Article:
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Legal vs. Illegal Gambling In The US - How Prohibition Affects the Economy

In the presence of sustained demand, the prohibition of a commodity or service can never really be effective. More often than not, it creates new problems, both economic and social.

All nations in the world have experienced this first hand, probably none more so than the United States. The 1920s era prohibition of liquor is credited with everything from crippling losses in tax income, to unemployment, economic downturn, corruption, and the creation of the modern mafia.

Since 1992, the Americans had been under the grip of a prohibition of another kind - this time on gambling or rather, sports betting. The creation of the federal law called PASPA outlawed all betting on sports anywhere in the US, with the exception of Nevada.

The Impact of PASPA on the US Economy

The original intent of the law was to protect the integrity of professional and amateur sports leagues in the US. When massive gambling is involved, there is always the chance of corruption and match-fixing creeping in.

While this was a valid concern, a blanket ban on sports betting only had the effect of creating a thriving black market. Back in 1992, when the law passed, an estimated $40 billion was being spent by Americans on sports betting.

According to Deloitte, this figure had risen to a whopping $169 billion in 2018. An estimated 40% of Americans bet on sports each year. The law just managed to ensure that all that cash went into the black market, or to off-shore sportsbooks.

One of the troubles with a prohibited commodity is the absence of reliable data. We can only make rough estimates of the potential economic impacts since nobody is keeping the books or submitting records to the IRS.

At least in the initial years, a considerable fraction of the money bet each year did stay in the US. For many Americans, there was always the option to have bets placed in their name in the casinos of Nevada.

Although illegal according to the law, this was ‘an established custom ever since the casinos in Las Vegas opened sportsbooks in the 1960s and ‘70s. With the arrival of PASPA, this trend only gained momentum.

But it was the rise of the internet and online sportsbooks that truly started hurting the US economy. Offshore sportsbooks exploded in popularity, becoming one of the main sources of sports bets for Americans over the last few decades.

Many of these sportsbooks were based in the Caribbean, successfully evading paying any taxes to the US, even as American dollars were being pumped into their coffers by millions of sports enthusiasts in the US.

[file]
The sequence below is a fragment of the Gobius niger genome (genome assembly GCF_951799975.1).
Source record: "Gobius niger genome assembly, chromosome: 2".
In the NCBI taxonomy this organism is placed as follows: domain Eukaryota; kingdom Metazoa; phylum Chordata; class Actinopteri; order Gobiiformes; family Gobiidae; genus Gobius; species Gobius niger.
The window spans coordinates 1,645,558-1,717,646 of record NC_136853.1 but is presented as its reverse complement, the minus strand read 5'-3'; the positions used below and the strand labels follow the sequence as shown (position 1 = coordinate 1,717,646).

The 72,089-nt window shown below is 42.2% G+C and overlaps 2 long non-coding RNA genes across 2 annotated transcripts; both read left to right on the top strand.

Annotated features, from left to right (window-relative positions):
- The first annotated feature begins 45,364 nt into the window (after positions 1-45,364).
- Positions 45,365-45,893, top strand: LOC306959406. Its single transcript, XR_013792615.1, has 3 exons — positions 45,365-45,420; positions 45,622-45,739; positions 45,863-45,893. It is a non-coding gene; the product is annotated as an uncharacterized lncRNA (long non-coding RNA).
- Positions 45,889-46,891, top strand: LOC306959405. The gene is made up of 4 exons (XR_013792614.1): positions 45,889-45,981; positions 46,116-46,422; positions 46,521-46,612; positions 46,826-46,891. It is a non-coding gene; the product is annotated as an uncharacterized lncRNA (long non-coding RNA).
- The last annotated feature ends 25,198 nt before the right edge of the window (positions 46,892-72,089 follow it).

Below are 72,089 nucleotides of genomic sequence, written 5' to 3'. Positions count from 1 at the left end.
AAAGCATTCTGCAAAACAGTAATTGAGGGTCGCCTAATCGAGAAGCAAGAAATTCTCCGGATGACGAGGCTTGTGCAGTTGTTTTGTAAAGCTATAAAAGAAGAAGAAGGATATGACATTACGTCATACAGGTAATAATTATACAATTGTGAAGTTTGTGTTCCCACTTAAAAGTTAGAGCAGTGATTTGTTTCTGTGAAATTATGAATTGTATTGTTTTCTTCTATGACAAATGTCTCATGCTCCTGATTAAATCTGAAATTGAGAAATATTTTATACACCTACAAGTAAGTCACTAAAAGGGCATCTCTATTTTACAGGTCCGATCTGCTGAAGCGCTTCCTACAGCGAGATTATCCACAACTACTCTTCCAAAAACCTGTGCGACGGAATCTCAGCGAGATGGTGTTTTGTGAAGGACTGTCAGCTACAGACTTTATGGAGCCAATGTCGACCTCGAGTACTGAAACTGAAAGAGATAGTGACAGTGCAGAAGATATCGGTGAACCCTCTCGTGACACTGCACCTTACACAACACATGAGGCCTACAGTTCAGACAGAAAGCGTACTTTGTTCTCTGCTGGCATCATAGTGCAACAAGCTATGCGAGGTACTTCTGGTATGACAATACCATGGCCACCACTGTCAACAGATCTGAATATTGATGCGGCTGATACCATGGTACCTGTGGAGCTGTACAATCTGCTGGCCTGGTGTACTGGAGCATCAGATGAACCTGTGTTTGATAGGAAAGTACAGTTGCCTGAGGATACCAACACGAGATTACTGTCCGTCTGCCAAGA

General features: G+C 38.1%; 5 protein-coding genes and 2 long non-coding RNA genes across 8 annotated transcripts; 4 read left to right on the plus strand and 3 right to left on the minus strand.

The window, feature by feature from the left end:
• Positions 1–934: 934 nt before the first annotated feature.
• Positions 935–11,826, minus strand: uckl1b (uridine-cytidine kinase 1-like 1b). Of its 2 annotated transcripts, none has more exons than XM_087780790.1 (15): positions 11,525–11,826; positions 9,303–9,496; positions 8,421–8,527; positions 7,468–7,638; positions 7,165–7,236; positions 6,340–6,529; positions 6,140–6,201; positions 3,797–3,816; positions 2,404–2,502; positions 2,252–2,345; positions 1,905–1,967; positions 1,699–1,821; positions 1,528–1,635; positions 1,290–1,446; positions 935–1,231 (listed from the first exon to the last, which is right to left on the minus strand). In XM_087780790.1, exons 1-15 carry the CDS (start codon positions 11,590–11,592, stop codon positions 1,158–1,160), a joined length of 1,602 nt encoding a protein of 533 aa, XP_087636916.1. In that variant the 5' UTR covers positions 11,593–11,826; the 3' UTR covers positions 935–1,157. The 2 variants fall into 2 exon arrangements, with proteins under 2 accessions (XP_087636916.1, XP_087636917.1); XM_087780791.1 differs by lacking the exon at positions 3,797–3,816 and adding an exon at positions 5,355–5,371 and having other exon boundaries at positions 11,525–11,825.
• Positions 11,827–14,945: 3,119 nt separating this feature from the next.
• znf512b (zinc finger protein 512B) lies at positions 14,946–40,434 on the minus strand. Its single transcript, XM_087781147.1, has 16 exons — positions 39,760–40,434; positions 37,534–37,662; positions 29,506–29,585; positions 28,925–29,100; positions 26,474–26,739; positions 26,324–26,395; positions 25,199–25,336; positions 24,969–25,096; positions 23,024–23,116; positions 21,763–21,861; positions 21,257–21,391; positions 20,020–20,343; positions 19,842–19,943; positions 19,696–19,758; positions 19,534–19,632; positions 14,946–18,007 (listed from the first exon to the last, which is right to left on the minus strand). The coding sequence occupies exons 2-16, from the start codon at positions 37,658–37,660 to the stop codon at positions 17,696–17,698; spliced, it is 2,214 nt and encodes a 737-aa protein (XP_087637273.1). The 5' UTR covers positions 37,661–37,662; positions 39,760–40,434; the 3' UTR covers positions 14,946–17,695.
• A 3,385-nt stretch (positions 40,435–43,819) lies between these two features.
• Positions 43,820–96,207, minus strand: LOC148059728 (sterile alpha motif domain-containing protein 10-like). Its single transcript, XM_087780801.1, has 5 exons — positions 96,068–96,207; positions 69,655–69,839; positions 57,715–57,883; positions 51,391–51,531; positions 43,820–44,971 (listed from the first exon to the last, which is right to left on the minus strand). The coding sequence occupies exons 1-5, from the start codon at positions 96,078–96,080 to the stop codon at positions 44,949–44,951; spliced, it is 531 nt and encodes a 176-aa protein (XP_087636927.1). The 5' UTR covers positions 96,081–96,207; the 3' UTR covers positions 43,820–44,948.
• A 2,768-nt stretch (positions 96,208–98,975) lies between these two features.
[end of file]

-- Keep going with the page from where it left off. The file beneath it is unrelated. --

The economic losses due to the prohibition of sports betting can be divided into the following broad categories:

  1. Direct loss of taxes at the state level
  2. Loss of economic growth potential through the casino, hospitality, and entertainment sectors
  3. Loss of employment opportunities to Americans

The lack of consumer protection also meant that illegal sportsbooks could fleece customers of their winnings with relative impunity, leading to further economic losses.

The Economic outlook post-legalization of sports betting

Thanks to the US Supreme Court ruling against PASPA in 2018, the US is currently experiencing a sea of change in the sports betting market. The onus has shifted from the Federal Government to the states to create legal sports betting markets.

Dozens of states have already passed laws permitting legal sportsbooks within their jurisdictions, and more are planning to do so in the immediate future, an overview of which can be found here.

This could potentially lead to a total reversal of the losses sustained due to illegal sports betting as highlighted in the previous section. It could have wide-ranging positive impacts across the US economy.

Perhaps the most direct impact would be in the form of total economic output from legal sports betting, which could amount to $41 billion. This would translate into more tax income at both state and federal level, to the tune of $8.4 billion in total.

It could generate hundreds of thousands of new employment opportunities in the US, with 86,000 estimated jobs being created directly within the industry. Another 130,000 could be created indirectly, in related sectors like hospitality and entertainment.

These jobs would generate income for Americans amounting to $11 billion in total. The final contribution to the US economy is expected to be around $22 billion, which is more than the total GDP of a small country!

Even the sports leagues like NFL, NBA, and MLB, who have been historically wary of gambling, could benefit from participating in a legal industry. They all have vast troves of player performance data, which can be monetized in partnership with legal sportsbooks, generating further revenues.

The cash generated through these partnerships, as well as the creation of an integrity fee, could actually be used to protect the integrity of sports. In a black market scenario, this would be simply impossible.

In short, the economic projects all indicate an overwhelmingly positive outcome from the legalization of sports betting in the US within the next five years. While the social impact of this activity is still debatable, there is no doubt that prohibition in the form it existed in was simply not the answer.

This article does not necessarily reflect the opinions of the editors or management of EconoTimes.

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